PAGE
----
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Re: Fork and Windows Heap

Renà Berber wrote:

> On 6/15/2016 7:42 PM, Bill Zissimopoulos wrote:

> > (1) Is my assumption that Windows heaps are not properly cloned after a
> > fork correct? A 2011 post [2] seems to suggest so.
> > (2) Is there any workaround that the WinFsp DLL can use to get around
> > limitation and work properly after a fork? The obvious answer would be
> > have the DLL use Cygwin's malloc/free and this is indeed possible
> > the DLL's FUSE layer, but not workable elsewhere.
> Those are the wrong questions: you shouldn't be mixing Windows and Unix
> (SuSv4, Posix) APIs, and by your description you are trying a Windows
> port, mixing it with probably the base, and expecting it to work on
> Cygwin, that's a no-go from the start.

Thank you for your response. With all due respect however I think you have
given me the wrong answers/pointers.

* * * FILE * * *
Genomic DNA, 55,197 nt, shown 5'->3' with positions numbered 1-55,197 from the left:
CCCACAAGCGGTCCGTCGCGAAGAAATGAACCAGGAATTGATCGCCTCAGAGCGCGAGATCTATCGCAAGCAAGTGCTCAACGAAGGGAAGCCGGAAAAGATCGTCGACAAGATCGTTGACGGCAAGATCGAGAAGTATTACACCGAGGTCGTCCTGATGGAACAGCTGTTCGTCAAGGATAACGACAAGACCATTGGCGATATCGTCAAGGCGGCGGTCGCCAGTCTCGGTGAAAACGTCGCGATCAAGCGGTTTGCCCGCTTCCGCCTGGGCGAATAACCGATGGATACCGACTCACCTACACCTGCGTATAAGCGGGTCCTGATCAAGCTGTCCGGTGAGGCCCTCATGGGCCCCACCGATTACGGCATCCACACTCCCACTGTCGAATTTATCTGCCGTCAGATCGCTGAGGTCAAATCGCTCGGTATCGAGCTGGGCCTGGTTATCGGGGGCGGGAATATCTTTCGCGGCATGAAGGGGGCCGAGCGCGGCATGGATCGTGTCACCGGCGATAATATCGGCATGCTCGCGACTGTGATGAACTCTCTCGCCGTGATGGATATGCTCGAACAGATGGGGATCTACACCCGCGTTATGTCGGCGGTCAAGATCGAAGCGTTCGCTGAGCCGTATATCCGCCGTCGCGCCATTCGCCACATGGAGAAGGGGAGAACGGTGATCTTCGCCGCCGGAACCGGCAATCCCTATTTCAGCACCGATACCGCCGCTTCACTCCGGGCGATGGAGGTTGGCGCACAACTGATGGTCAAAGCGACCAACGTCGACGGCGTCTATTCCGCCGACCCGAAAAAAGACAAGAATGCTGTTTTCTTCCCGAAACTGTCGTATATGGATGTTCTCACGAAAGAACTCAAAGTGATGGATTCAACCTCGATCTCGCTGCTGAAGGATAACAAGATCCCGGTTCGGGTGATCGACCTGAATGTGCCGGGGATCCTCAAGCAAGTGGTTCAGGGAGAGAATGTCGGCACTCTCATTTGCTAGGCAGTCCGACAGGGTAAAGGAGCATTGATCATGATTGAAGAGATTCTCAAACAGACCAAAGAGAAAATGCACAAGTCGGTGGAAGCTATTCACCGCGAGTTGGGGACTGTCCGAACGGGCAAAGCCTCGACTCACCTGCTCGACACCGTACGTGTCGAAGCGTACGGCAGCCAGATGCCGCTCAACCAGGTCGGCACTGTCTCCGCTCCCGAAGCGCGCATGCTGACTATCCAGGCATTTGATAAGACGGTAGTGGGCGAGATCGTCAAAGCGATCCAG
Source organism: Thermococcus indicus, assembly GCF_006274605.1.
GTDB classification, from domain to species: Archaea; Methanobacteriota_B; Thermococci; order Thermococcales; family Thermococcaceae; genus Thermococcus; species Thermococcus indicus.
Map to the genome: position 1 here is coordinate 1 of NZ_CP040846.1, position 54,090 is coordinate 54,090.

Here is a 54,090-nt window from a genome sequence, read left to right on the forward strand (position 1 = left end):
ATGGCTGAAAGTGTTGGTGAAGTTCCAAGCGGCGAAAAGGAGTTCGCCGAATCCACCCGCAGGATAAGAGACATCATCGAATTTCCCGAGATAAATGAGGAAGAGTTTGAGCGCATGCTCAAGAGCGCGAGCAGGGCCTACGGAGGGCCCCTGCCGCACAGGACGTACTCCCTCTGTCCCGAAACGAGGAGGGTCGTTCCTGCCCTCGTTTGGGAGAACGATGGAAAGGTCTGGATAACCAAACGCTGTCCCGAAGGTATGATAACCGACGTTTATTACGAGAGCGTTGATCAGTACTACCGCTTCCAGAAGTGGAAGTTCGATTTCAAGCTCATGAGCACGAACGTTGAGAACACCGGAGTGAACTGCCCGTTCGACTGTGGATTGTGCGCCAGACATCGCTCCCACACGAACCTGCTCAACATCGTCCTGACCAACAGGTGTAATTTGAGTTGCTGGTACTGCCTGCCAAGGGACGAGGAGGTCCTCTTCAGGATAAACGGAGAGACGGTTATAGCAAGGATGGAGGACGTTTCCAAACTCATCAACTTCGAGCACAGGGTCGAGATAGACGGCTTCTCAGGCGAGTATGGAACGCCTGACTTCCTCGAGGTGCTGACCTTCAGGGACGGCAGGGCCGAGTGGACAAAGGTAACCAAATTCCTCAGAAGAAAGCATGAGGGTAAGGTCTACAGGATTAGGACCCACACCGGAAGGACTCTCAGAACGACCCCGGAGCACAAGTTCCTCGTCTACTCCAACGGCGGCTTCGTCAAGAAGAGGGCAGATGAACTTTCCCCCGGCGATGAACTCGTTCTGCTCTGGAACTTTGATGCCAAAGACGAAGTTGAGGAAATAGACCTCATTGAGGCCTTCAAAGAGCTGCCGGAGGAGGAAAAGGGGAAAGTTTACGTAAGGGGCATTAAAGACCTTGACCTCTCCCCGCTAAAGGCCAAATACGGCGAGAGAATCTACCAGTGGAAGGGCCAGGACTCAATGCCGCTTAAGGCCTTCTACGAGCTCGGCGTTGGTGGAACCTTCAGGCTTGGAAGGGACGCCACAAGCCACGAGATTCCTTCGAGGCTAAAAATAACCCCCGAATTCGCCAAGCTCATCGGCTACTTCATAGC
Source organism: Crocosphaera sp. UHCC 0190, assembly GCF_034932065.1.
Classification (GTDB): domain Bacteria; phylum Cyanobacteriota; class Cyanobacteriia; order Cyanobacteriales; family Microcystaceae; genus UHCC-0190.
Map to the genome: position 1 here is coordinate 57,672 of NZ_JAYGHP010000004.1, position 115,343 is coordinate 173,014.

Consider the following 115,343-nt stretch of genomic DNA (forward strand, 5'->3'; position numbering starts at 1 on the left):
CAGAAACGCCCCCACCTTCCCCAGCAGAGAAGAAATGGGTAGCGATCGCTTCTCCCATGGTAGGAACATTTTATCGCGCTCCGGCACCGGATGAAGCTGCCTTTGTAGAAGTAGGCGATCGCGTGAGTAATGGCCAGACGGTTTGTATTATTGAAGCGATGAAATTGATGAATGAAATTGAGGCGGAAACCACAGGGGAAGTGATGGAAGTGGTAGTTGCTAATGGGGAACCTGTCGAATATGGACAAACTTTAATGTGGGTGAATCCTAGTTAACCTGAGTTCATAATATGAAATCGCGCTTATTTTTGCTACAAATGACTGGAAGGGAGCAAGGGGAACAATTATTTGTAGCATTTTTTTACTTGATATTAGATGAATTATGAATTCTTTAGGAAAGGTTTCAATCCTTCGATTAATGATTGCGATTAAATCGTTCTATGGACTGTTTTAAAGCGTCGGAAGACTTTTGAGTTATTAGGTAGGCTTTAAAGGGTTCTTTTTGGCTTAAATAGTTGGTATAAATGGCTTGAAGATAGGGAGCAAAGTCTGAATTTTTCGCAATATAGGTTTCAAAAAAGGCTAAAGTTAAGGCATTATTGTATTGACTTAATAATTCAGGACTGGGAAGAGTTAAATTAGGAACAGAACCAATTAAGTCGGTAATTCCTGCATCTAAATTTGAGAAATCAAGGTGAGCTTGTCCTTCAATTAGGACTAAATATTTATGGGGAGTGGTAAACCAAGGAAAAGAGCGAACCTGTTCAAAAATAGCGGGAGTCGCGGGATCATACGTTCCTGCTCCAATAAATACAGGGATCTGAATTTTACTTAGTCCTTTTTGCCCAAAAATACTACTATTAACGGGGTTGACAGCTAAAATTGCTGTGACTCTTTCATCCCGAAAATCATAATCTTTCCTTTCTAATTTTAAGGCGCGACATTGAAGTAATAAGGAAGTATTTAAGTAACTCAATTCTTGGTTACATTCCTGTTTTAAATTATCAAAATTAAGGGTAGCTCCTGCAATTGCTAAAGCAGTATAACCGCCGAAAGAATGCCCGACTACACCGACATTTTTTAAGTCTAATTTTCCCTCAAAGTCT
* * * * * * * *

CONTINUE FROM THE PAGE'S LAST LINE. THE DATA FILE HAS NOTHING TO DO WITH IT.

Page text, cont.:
I am not porting anything from UNIX. I have a Windows solution developed
using Visual Studio and the Windows Driver Kit that I am building a FUSE
compatibility layer for. My DLL is not a Cygwin DLL. It is a native
Windows DLL that also has a FUSE compatibility layer. I am taking pains to
make that FUSE compatibility layer available to both Win32 and Cygwin apps.

The answers to my questions are:

(1) Cygwin does not clone Windows heaps after a fork. [At least my brief
perusal of winsup/cygwin/ seems to indicate so.]

(2) The workaround is to avoid allocating resources that Cygwin cannot
account for (e.g. from the Windows heap) prior to daemon/fork. Luckily
this is possible in a FUSE file system design, because in general it looks
like this:

    fuse_daemonize		// do not allocate any non-Cygwin resources prior to
    fuse_loop/fuse_loop_mt	// safe to allocate non-Cygwin resources

I have now modified the WinFsp FUSE layer accordingly and tested it
against SSHFS. I am able to daemonize SSHFS and everything works
correctly. I therefore consider this problem solved for me.


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